Duane Bratt Dissects Politics in Fish Creek Discussion
A full house greeted Mount Royal University (MRU) professor Duane Bratt at United’s Fish Creek community this week. Duane, a professor of political science, was invited as part of United’s partnership with MRU, and the community’s focus on lifelong learning. He focused his talk on the recent civic and federal elections and their impact on Alberta.
“The civic election underscored three themes – change, diversity and a rebuke of the provincial United Conservative party,” said Duane. New mayors in Calgary and Edmonton are both of south Asian descent, and the new Calgary mayor is the first woman to hold the seat. Calgary’s city council reflects more closely Calgary’s ethnic diversity, and the rejection of Conservative candidates by voters and the election of school board candidates who reject the UCP’s draft education curriculum shows a rebuke of UCP policies.
Duane also discussed the two referendums – Daylight Saving Time (DST) and Equalization. “DST will likely be rejected. While people don’t like to reset their clocks twice a year, they really don’t want winter darkness until 9.30 a.m. And Equalization was a major plank in premier Jason Kenny’s election platform, and it looks like it will pass, but without the resounding majority he was looking for. What Albertans want is a fair deal from Ottawa, but not necessarily through a removal of equalization from the constitution.”
Duane noted that Kenny’s approval rating has dropped to 20%, which is the lowest in Canada for a premier, and almost all of it due to the government’s response to COVID. “The UCP is very concerned about the rating, especially with a year and a half to go before the next election.” A leadership review is planned for next April, but may come earlier.
Residents were keen to get Duane’s thoughts with a number of questions: The accuracy of polling; the influence of the People’s Party of Canada on the federal election outcome; what happens with equalization now; the political split between Western and Eastern Canada; the reduced interest in voting; and how COVID is creating alienation between those who are vaccinated and those who aren’t.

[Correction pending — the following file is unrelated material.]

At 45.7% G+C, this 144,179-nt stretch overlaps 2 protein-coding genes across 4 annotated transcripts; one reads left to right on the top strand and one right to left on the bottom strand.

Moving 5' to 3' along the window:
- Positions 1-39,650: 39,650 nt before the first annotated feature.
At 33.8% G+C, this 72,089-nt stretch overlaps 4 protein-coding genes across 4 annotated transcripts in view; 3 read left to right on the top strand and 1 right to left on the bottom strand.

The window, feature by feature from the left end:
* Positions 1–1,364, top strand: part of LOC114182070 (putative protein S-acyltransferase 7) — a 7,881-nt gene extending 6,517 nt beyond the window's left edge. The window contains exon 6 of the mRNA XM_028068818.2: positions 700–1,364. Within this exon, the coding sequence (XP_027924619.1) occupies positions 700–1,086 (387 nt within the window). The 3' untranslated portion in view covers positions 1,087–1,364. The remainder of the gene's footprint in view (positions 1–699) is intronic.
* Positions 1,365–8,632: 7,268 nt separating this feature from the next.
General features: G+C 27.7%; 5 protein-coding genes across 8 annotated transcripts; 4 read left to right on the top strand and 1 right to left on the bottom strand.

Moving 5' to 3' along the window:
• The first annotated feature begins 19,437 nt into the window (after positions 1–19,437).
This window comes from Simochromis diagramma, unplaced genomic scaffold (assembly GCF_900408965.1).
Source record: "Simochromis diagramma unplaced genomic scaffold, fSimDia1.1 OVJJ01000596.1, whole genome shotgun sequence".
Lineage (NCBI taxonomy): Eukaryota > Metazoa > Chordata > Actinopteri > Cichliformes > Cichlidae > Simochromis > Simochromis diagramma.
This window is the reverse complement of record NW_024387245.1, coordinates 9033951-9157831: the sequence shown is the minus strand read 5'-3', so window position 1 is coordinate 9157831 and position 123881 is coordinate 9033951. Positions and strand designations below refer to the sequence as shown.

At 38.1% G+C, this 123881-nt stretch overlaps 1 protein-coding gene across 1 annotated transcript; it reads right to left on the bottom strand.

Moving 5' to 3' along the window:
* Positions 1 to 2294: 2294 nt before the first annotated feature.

“It was very informative,” said Elaine, a Fish Creek resident. “It was interesting the way he presented the issues and how he clarified the complicated ones.”
Resident Hugh said, “It was superb, excellent. Clearly the size of the audience shows the level of interest that people have in the issues.”
Duane speaks with residents of Fish Creek and Garrison Green (whom he meets with next week) a couple of times a year, and he says the questions and the high attendance clearly show that seniors have a keen interest in politics.
“This was a very engaged audience,” said Duane. “There were some very insightful questions. There is so much going on in politics right now, and a large number of ‘hot button’ issues. I look forward to speaking with the Garrison Green residents next week as I expect there will be a high level of interest there as well.”
Photos and videos by Sherana Productions.
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